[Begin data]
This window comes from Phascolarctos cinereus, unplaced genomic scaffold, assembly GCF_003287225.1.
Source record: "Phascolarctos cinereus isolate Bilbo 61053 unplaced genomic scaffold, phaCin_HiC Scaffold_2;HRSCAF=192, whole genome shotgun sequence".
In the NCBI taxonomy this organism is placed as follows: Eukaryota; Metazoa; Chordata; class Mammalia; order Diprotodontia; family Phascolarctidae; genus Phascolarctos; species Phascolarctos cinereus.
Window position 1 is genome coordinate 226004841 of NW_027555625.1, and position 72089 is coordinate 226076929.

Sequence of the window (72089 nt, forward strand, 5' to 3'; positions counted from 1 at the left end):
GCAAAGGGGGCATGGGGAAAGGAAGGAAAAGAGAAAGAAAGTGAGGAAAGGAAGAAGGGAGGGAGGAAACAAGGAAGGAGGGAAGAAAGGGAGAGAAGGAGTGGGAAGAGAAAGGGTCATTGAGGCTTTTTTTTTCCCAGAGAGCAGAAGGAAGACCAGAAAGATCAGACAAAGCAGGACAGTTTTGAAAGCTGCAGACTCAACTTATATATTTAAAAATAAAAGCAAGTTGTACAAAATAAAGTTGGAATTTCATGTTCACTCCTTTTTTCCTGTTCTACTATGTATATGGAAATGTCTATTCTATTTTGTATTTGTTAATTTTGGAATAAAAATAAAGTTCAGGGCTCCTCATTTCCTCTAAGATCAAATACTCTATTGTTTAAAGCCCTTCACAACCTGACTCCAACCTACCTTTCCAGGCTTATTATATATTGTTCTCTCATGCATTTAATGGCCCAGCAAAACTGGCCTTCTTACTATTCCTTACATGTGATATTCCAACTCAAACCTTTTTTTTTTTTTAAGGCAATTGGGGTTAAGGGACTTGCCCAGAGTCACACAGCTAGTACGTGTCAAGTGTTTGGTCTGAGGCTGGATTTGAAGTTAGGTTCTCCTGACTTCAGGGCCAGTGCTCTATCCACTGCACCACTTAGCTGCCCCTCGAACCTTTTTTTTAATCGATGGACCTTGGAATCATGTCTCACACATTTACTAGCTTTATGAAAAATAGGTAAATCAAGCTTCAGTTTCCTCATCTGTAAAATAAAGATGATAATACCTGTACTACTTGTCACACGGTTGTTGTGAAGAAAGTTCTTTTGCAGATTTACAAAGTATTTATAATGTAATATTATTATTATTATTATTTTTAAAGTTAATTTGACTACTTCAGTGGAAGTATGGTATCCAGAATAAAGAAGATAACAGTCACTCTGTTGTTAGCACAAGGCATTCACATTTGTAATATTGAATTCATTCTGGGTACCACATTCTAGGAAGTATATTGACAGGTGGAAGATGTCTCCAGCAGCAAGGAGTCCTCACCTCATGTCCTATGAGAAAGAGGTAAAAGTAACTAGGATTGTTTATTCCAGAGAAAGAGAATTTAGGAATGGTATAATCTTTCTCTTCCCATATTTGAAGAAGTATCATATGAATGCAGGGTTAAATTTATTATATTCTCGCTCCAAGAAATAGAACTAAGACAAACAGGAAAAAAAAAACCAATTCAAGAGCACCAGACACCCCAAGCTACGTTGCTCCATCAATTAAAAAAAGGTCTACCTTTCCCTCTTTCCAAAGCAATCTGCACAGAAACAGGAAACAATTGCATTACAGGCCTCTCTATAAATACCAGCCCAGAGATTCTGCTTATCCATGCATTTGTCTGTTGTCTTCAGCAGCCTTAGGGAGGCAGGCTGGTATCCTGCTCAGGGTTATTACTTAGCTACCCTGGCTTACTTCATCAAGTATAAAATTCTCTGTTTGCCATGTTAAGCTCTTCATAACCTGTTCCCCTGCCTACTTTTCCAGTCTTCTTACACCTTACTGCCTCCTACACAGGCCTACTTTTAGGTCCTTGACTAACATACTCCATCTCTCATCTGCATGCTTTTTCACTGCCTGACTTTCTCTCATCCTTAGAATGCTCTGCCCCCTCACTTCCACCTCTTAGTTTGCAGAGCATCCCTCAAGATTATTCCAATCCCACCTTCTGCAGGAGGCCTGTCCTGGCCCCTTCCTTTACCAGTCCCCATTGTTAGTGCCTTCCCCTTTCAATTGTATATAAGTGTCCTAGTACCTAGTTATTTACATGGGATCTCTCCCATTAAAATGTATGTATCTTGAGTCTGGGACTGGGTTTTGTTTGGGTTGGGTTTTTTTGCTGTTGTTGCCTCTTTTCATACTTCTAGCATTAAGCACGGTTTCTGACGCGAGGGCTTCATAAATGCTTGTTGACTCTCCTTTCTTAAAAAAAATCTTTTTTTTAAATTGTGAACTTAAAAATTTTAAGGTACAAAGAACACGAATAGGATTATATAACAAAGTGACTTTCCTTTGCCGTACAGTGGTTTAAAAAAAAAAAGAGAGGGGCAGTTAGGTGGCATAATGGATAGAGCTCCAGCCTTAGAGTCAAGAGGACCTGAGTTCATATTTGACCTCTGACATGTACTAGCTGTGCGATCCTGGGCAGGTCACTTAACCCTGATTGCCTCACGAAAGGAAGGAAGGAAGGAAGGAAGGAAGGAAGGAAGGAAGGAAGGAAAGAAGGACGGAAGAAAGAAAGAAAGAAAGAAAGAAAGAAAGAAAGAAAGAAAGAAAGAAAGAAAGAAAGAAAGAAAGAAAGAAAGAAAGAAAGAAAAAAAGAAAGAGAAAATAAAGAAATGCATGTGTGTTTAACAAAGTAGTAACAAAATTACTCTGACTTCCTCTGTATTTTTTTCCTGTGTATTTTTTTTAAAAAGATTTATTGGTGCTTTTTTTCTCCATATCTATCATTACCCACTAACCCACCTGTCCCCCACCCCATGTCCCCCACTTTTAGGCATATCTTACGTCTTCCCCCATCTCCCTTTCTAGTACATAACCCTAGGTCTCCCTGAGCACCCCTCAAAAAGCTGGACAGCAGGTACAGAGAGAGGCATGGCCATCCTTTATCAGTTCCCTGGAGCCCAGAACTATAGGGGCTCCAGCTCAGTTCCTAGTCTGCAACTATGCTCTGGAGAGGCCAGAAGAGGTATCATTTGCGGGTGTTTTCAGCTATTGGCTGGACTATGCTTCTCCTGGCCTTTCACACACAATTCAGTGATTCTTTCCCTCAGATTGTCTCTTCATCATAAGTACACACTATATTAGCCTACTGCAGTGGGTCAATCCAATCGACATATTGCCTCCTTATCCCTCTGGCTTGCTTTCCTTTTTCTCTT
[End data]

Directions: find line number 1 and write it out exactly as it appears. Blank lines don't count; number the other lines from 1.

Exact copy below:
This window comes from Phascolarctos cinereus, unplaced genomic scaffold, assembly GCF_003287225.1.